Up, Back, and Away is your first book. What has the experience been like so far?
It was a labor of love and bucket list thing for me to write a book. I am an attorney by trade and my writing is done on the edges of my time. It took me six years to write and it was a one-woman operation. I self published in the end because I was too impatient to knock on doors after about thirty rejections from agents. I wanted to get it done. About a year after my initial publication, I put out a redesigned and corrected version with the fabulous cover art by the brilliant fine artist, Juan Wijngaard of New Mexico. The process of getting all this done was a wonderful learning experience for me – connecting me to other writers and to Juan and learning a new trade, really. Of course I love to hear from readers who liked the book. Not everybody likes it, of course, but reception has been quite positive and I have been encouraged by the response to keep writing in those edges.
How much research did this book require from you? What was the most interesting aspect of your research?
A lot! I was very careful with my details. I expected astute readers to be checking dates and facts and they have. To give you an example of my commitment to getting things correct, I’ll tell you one place that I fudged. When Miles goes to the music hall in London to try to find Ada, he is upset by the drunkenness that he sees at the bar there. Music halls and variety theatre in England got their start in saloons and drinking was very much part of the scene for about a hundred years. However, bars in music halls were banned by a parliamentary act in 1923 – so by 1928 when Miles showed up in one, patrons would have had to do their drinking elsewhere. Since I wanted to emphasize Miles’ discomfort with the gaudy world of the music hall I cheated a little, but knowingly so.
Besides writing, what other secret skills do you have?
Does speaking a kind of pidgin French count? I’m also pretty good at identifying English ceramic wares of the 19th century. Not much of a party trick I’m afraid,
Tell us about your writing habits – how do you make time to write?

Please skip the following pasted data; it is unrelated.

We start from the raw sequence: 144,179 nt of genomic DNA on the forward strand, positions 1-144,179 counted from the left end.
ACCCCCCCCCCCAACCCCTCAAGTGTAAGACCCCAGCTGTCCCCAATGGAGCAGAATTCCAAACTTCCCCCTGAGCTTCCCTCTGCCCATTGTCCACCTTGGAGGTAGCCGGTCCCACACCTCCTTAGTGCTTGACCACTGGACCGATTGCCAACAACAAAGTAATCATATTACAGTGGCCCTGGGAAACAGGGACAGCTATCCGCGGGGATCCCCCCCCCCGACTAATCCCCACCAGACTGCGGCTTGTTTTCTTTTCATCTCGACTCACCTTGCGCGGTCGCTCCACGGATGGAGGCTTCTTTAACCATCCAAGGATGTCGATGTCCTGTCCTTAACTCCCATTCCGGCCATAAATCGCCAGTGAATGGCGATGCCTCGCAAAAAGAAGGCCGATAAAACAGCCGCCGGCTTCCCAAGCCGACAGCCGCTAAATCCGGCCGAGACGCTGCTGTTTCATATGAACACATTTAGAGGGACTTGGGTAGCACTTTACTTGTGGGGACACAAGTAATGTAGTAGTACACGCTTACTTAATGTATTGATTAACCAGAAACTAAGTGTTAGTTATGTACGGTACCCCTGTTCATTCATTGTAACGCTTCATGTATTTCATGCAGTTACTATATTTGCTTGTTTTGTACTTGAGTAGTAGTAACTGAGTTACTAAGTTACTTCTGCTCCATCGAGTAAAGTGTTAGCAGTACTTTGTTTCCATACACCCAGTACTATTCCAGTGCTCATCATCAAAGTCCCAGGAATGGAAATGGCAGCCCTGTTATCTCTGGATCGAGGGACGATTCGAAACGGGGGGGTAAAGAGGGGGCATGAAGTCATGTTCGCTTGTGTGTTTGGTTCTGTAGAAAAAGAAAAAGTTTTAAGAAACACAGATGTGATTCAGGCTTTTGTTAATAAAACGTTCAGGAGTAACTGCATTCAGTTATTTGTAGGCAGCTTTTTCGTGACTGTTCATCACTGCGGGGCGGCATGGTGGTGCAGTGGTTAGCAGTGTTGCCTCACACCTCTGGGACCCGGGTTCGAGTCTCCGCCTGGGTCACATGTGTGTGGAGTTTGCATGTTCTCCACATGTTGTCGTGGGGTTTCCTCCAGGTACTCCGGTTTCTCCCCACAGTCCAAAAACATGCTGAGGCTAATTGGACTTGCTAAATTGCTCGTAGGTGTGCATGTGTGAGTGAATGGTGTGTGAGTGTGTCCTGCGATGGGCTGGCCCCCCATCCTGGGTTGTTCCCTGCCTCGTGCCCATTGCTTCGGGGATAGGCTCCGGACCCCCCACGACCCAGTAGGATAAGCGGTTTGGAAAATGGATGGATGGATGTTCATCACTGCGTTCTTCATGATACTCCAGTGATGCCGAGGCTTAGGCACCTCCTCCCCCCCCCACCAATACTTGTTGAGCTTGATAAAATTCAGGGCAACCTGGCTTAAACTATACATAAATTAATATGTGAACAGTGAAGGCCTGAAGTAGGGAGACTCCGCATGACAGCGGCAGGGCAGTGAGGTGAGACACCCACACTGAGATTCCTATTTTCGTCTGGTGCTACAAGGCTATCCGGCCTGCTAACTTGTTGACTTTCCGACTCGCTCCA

I wish I could claim a habit. I do try to write a little each day, but it’s more like three days a week at this point. I have a full time job and one teenager still at home, so energy is as much the problem as time.
Your book features a unique time travel method. Why did you take this approach?
The Twin Birches that are the first time travel portal in the story are based on a real place on one of my favorite Vermont mountain trails. I would hike that trail and think each time that I reached those trees that something special should happen as I passed between them – and wouldn’t that be a fun plot point in a book? Also, I have no actual scientific understanding of how time works and could not have set up some quasi scientific explanation even if I wanted to (which I didn’t).
Readers report that you kept them hooked throughout the book. How did you pull this off?
I read the whole thing out loud to myself several times over. I ditched a big first section of the book after getting some feedback that it was too much. The pacing gets criticism from some readers. I think that’s fair. I’m happy if others (most?) were hooked early and stayed on.
Which character did you find the most challenging to create?
How much fun do you have coming up with these story lines and characters?
This was probably THE fun book for me. It was a playground for working in all these things that I like (bicycles, typewriters, 1920s music) as well as all that social history that interests me. Writing the characters was also a kind of spiritual experience. I did get the sense that I was writing people into existence.